Festival Goers from far and wide
Trashigang Festival - Black Hat Dancers
Bhutan has a rich and unique culture, closely tied in with religion, that has been passed down from generation to generation. Bhutan sees the preservation and promotion of its distinct cultural identity as an important means for its survival as an independent and sovereign kingdom. The Bhutanese government has made determined efforts to promote its rich spiritual and cultural heritage so that values and customs are preserved in the process of modernization.
The main religion of the Bhutanese is Buddhism.
Although towns are now growing in Bhutan, more than 70% of the population still live off the land - even though only 10% of the land is cultivatable. After hydro-electricity, agriculture, livestock and forestry are still the mainstay of the economy with most of the farms and villages located in the fertile river valleys.
The national sport of Bhutan is archery and is played everywhere virtually all year around as well as being an essential part of Bhutanese festivals. The traditional bow and arrows are made from a special variety of bamboo. Nowadays, people also use compound bows. Playing archery in Bhutan, especially during competition, is a serious business and involves a series of rituals. The local astrologers are consulted and offerings made to the local deities to seek their divine intervention. Other traditional games are Degor, Khuru, and Soksom. Degor involves throwing a flat pancake like stone at a target about 20 metres apart. The target is a small stick driven into the ground. The player who can get his stone closest to the stick gets the point. Khuru is a darts game played outdoors with targets set at 20 metres apart. Soksom involves throwing a long and slender bamboo spear to a target placed at a distance.
One of the most distinguishing features of Bhutanese food is the ubiquitous chilli –eaten as a vegetable, not as a spice; fresh green ones, dried red chillies or chilli powder are used in almost everything. Raw chillies can be eaten dipped in salt to accompany a dish! Cheese is another favourite ingredient and in fact ema datse - chillies and cheese is Bhutan’s national dish. Almost all Bhutanese meals consist of a generous helping of rice and one or more "curry" dishes. Other staples, especially at higher altitudes include buckwheat noodles (poota) and buckwheat pancakes (cooli).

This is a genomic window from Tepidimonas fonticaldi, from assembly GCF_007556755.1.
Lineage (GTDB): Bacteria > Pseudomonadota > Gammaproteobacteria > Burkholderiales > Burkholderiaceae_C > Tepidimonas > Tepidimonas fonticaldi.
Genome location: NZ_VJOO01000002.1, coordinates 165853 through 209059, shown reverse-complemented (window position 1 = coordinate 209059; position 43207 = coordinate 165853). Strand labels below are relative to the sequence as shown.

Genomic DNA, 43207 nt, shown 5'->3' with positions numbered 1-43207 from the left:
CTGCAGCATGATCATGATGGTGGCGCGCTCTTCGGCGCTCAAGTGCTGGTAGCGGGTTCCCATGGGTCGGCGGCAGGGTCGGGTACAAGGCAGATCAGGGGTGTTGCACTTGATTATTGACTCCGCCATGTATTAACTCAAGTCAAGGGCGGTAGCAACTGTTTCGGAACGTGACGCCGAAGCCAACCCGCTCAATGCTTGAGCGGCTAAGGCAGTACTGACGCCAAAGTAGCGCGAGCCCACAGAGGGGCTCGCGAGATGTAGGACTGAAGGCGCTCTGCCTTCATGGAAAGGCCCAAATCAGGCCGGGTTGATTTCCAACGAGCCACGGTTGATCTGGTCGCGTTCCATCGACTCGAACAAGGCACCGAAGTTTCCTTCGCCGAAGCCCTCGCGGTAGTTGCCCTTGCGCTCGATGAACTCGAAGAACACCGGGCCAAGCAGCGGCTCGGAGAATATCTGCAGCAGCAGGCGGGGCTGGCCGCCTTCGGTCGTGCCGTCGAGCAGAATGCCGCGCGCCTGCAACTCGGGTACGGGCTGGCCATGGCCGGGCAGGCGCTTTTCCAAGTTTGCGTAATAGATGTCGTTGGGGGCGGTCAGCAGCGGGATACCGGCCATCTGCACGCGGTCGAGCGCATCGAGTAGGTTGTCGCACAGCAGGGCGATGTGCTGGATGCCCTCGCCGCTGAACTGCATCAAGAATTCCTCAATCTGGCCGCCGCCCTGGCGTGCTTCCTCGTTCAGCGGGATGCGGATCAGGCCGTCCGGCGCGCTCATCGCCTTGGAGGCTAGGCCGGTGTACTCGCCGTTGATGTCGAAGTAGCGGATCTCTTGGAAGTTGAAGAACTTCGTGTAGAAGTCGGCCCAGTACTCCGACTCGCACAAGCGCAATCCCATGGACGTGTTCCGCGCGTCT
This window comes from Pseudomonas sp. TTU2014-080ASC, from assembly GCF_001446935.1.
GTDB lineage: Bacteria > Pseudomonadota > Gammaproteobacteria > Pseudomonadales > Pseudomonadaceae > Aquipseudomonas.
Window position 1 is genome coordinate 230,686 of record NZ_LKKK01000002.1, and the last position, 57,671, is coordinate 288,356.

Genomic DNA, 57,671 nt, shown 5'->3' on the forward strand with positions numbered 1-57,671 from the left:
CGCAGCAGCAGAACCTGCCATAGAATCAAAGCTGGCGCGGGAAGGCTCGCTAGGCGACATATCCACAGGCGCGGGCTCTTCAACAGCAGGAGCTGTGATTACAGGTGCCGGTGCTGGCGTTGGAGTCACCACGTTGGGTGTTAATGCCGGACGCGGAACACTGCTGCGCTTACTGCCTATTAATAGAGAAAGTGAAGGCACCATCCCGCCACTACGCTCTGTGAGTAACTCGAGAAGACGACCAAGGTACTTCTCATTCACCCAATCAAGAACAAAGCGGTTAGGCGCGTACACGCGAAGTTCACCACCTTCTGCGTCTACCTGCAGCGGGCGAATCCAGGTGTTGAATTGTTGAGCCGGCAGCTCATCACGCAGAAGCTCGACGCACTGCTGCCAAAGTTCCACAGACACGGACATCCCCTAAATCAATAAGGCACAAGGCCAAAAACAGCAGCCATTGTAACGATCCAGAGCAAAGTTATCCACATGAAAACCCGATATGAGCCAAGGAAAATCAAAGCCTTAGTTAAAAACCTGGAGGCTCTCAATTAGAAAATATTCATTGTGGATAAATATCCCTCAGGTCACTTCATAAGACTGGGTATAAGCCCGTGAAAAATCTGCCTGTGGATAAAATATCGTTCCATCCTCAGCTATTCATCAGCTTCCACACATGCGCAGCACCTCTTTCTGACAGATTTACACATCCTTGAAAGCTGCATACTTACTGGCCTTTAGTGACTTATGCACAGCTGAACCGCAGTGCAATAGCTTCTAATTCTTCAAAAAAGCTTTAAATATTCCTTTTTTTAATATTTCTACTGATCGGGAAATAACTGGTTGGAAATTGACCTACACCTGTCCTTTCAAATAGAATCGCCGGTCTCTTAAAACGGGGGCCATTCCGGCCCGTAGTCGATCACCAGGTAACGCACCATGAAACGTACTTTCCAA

Rice Harvest in Punhaka Valley
A Young Buddhist Monk
580 species of birds have been recorded. The Common raven is the most revered bird. The god Mahakala took the form of the bird to lead Shabdrung Ngawang Namgyl to Bhutan. Around two hundred black-necked cranes migrate from Tibet to Bhutan in winter. These can be witnessed at Gangtey where the birds are celebrated at a festival in their honour. The colourful Rufous-necked hornbill, Mrs Gould's sunbird and Satyr Tragopan are also to be found here.
The country's devotion to Buddhism has meant that hunting of animals is strictly forbidden. The largest of Bhutan's mammals are the Asiatic Elephant and rare Indian Rhinoceros. The country also boasts the tiger, leopard, red panda, and the national animal of Bhutan - the strange goat-like Takin. In the mountains the grey wolf preys on horned animals such as the blue sheep, serow and goral. The snow leopard roams above the tree-line in the summer and has been sighted at altitudes above 5,500m.